Concern for the green sea turtle population has existed for many decades and steps are being taken throughout the world to help restore the numbers. There’s a big difference though between the way in which we can intervene to help the land-based giant tortoises and what we can do to help the ocean faring green sea turtle. Since sea turtles mate in the water, man cannot intervene at that level. But, we can do something significant to the eggs once they are laid in the sand on our beaches.

NOAA Protected Area
In programs throughout the world, scientists monitor sea turtle nests on the beaches. Sea turtles come to shore during the night, build their nests, lay their eggs and leave - they do this under the watchful eyes of conservationists. In the morning, scientists go to those nests and carefully dig up the eggs and remove them to a protected, but still natural, environment where the eggs can gestate to fruition for a period of about 60 days.  When the hatchlings appear, they are immediately removed from the beach, again to prevent predators from invading. After twenty-four hours, by which time the babies are strong enough to survive in the ocean, they are taken down to the shore and released into the ocean. It is estimated that by this process, about 10% of the hatchlings will survive, 10 times the number that are likely to survive without human help.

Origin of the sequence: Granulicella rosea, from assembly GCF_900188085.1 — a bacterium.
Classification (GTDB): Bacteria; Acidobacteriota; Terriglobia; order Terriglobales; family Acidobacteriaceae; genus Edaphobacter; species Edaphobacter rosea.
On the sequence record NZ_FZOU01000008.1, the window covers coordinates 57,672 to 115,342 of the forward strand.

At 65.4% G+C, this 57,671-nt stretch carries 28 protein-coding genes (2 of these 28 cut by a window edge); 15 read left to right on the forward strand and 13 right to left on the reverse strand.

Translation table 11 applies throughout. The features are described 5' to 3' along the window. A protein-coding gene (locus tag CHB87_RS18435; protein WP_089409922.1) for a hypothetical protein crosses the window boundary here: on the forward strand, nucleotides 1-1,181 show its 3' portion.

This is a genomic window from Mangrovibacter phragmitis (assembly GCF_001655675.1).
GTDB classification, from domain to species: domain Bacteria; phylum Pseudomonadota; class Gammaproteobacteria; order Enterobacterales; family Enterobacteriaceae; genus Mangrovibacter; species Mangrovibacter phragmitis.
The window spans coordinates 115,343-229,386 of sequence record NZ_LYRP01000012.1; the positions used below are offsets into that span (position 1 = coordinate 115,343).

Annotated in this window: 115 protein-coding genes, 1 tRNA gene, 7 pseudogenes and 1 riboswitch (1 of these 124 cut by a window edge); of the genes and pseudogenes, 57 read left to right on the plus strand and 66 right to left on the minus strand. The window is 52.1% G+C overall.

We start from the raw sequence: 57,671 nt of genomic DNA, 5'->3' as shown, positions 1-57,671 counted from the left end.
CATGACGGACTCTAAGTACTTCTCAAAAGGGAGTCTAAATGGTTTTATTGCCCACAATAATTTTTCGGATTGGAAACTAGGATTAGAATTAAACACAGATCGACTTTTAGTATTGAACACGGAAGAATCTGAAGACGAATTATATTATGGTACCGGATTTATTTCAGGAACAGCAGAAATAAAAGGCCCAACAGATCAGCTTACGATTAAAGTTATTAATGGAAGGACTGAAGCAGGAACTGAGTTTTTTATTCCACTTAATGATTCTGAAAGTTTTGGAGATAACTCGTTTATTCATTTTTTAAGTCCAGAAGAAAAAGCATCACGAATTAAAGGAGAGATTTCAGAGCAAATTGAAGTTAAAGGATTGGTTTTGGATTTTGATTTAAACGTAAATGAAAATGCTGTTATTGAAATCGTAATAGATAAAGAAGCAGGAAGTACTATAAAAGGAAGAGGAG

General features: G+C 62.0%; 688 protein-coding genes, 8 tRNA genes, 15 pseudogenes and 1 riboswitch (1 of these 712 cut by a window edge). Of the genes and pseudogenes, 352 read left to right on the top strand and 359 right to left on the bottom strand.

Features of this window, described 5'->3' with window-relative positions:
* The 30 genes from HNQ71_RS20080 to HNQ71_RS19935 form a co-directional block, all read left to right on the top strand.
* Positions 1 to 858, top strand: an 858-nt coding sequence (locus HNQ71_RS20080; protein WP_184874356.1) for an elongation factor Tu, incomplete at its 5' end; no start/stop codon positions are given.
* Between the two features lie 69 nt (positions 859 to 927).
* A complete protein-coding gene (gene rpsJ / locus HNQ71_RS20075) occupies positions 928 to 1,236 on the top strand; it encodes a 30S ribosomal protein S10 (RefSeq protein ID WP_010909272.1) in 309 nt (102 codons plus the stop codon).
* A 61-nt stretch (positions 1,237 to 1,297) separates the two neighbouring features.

Protected Hatchlings Taken From Nests by Scientists
to be Released into the Ocean

NOAA Image of Baby Emerging
from Protected Nest

NOAA Released of Sea Turtles
Hatchings Marching to the Sea
from Key West Web Site
Because of these programs, the green sea turtle population throughout the world is returning. The National Oceanic and Atmospheric Association and the U.S. Fish and Wildlife Service has proposed to reclassify the green sea turtles in Florida and the Pacific coast of Mexico from endangered to threatened. This provides proof that conservation efforts are making a difference and demonstrates the effectiveness of the Endangered Species Act. Hopefully, some day, sea turtles will no longer be endangered, but thrive worldwide. For more information, go to